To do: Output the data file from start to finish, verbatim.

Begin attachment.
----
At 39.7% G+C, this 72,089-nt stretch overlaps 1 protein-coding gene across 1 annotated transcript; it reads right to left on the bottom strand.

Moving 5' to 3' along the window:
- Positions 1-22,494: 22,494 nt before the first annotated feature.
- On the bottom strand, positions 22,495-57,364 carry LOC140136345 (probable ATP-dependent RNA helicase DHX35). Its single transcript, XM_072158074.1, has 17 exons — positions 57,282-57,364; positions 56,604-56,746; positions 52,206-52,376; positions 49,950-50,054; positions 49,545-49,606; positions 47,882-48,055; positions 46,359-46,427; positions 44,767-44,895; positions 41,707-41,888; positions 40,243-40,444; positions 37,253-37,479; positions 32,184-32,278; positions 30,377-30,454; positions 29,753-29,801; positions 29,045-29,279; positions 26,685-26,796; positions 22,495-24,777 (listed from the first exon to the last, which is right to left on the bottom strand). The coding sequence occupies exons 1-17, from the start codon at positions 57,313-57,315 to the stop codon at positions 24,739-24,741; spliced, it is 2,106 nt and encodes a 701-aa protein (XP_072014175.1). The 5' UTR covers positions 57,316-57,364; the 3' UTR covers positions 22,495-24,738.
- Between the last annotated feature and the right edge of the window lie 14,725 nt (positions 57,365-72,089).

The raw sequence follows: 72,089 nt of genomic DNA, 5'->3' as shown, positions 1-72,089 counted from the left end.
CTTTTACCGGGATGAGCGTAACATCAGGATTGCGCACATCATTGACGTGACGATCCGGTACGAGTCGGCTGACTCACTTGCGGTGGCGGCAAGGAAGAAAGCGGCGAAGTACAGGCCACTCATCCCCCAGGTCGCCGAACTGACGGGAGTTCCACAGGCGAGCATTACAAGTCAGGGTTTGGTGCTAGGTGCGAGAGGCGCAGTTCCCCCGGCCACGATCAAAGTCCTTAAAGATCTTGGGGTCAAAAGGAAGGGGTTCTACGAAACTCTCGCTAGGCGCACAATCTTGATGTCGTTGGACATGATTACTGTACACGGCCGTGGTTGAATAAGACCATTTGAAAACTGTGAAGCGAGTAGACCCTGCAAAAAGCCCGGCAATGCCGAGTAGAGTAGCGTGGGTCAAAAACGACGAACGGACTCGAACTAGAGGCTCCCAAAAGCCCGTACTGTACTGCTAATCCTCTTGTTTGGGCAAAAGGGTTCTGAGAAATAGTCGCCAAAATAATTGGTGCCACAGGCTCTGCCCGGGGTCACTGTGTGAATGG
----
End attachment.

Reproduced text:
At 39.7% G+C, this 72,089-nt stretch overlaps 1 protein-coding gene across 1 annotated transcript; it reads right to left on the bottom strand.

Moving 5' to 3' along the window:
- Positions 1-22,494: 22,494 nt before the first annotated feature.
- On the bottom strand, positions 22,495-57,364 carry LOC140136345 (probable ATP-dependent RNA helicase DHX35). Its single transcript, XM_072158074.1, has 17 exons — positions 57,282-57,364; positions 56,604-56,746; positions 52,206-52,376; positions 49,950-50,054; positions 49,545-49,606; positions 47,882-48,055; positions 46,359-46,427; positions 44,767-44,895; positions 41,707-41,888; positions 40,243-40,444; positions 37,253-37,479; positions 32,184-32,278; positions 30,377-30,454; positions 29,753-29,801; positions 29,045-29,279; positions 26,685-26,796; positions 22,495-24,777 (listed from the first exon to the last, which is right to left on the bottom strand). The coding sequence occupies exons 1-17, from the start codon at positions 57,313-57,315 to the stop codon at positions 24,739-24,741; spliced, it is 2,106 nt and encodes a 701-aa protein (XP_072014175.1). The 5' UTR covers positions 57,316-57,364; the 3' UTR covers positions 22,495-24,738.
- Between the last annotated feature and the right edge of the window lie 14,725 nt (positions 57,365-72,089).

The raw sequence follows: 72,089 nt of genomic DNA, 5'->3' as shown, positions 1-72,089 counted from the left end.
CTTTTACCGGGATGAGCGTAACATCAGGATTGCGCACATCATTGACGTGACGATCCGGTACGAGTCGGCTGACTCACTTGCGGTGGCGGCAAGGAAGAAAGCGGCGAAGTACAGGCCACTCATCCCCCAGGTCGCCGAACTGACGGGAGTTCCACAGGCGAGCATTACAAGTCAGGGTTTGGTGCTAGGTGCGAGAGGCGCAGTTCCCCCGGCCACGATCAAAGTCCTTAAAGATCTTGGGGTCAAAAGGAAGGGGTTCTACGAAACTCTCGCTAGGCGCACAATCTTGATGTCGTTGGACATGATTACTGTACACGGCCGTGGTTGAATAAGACCATTTGAAAACTGTGAAGCGAGTAGACCCTGCAAAAAGCCCGGCAATGCCGAGTAGAGTAGCGTGGGTCAAAAACGACGAACGGACTCGAACTAGAGGCTCCCAAAAGCCCGTACTGTACTGCTAATCCTCTTGTTTGGGCAAAAGGGTTCTGAGAAATAGTCGCCAAAATAATTGGTGCCACAGGCTCTGCCCGGGGTCACTGTGTGAATGG